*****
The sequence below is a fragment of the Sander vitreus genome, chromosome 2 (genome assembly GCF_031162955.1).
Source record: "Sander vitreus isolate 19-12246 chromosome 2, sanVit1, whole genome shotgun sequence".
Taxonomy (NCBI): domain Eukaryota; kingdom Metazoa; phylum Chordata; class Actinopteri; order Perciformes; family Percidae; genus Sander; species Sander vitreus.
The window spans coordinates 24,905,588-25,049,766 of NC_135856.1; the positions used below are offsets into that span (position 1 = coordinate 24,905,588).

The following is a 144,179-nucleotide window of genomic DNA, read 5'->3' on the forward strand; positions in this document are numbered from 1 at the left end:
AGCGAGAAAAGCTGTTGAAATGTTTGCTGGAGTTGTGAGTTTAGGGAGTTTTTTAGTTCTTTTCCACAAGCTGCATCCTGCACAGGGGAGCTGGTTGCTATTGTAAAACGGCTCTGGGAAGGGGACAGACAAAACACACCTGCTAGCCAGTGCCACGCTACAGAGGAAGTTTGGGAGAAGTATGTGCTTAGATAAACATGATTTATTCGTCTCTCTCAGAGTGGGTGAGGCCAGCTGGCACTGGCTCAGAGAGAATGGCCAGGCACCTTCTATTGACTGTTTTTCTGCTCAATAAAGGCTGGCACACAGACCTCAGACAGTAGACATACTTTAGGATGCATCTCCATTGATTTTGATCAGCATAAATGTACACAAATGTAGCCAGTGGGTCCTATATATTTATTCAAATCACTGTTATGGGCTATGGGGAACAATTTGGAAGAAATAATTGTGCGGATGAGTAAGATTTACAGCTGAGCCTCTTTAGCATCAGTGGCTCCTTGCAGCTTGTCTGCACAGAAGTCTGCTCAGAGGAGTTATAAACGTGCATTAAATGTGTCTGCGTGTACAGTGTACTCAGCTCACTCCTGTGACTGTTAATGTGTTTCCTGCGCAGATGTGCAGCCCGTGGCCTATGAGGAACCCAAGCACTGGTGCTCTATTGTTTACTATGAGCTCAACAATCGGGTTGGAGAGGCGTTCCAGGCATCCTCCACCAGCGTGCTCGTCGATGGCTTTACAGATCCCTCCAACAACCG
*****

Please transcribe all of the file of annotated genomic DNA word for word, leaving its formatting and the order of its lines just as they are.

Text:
The sequence below is a fragment of the Sander vitreus genome, chromosome 2 (genome assembly GCF_031162955.1).
Source record: "Sander vitreus isolate 19-12246 chromosome 2, sanVit1, whole genome shotgun sequence".
Taxonomy (NCBI): domain Eukaryota; kingdom Metazoa; phylum Chordata; class Actinopteri; order Perciformes; family Percidae; genus Sander; species Sander vitreus.
The window spans coordinates 24,905,588-25,049,766 of NC_135856.1; the positions used below are offsets into that span (position 1 = coordinate 24,905,588).

The following is a 144,179-nucleotide window of genomic DNA, read 5'->3' on the forward strand; positions in this document are numbered from 1 at the left end:
AGCGAGAAAAGCTGTTGAAATGTTTGCTGGAGTTGTGAGTTTAGGGAGTTTTTTAGTTCTTTTCCACAAGCTGCATCCTGCACAGGGGAGCTGGTTGCTATTGTAAAACGGCTCTGGGAAGGGGACAGACAAAACACACCTGCTAGCCAGTGCCACGCTACAGAGGAAGTTTGGGAGAAGTATGTGCTTAGATAAACATGATTTATTCGTCTCTCTCAGAGTGGGTGAGGCCAGCTGGCACTGGCTCAGAGAGAATGGCCAGGCACCTTCTATTGACTGTTTTTCTGCTCAATAAAGGCTGGCACACAGACCTCAGACAGTAGACATACTTTAGGATGCATCTCCATTGATTTTGATCAGCATAAATGTACACAAATGTAGCCAGTGGGTCCTATATATTTATTCAAATCACTGTTATGGGCTATGGGGAACAATTTGGAAGAAATAATTGTGCGGATGAGTAAGATTTACAGCTGAGCCTCTTTAGCATCAGTGGCTCCTTGCAGCTTGTCTGCACAGAAGTCTGCTCAGAGGAGTTATAAACGTGCATTAAATGTGTCTGCGTGTACAGTGTACTCAGCTCACTCCTGTGACTGTTAATGTGTTTCCTGCGCAGATGTGCAGCCCGTGGCCTATGAGGAACCCAAGCACTGGTGCTCTATTGTTTACTATGAGCTCAACAATCGGGTTGGAGAGGCGTTCCAGGCATCCTCCACCAGCGTGCTCGTCGATGGCTTTACAGATCCCTCCAACAACCG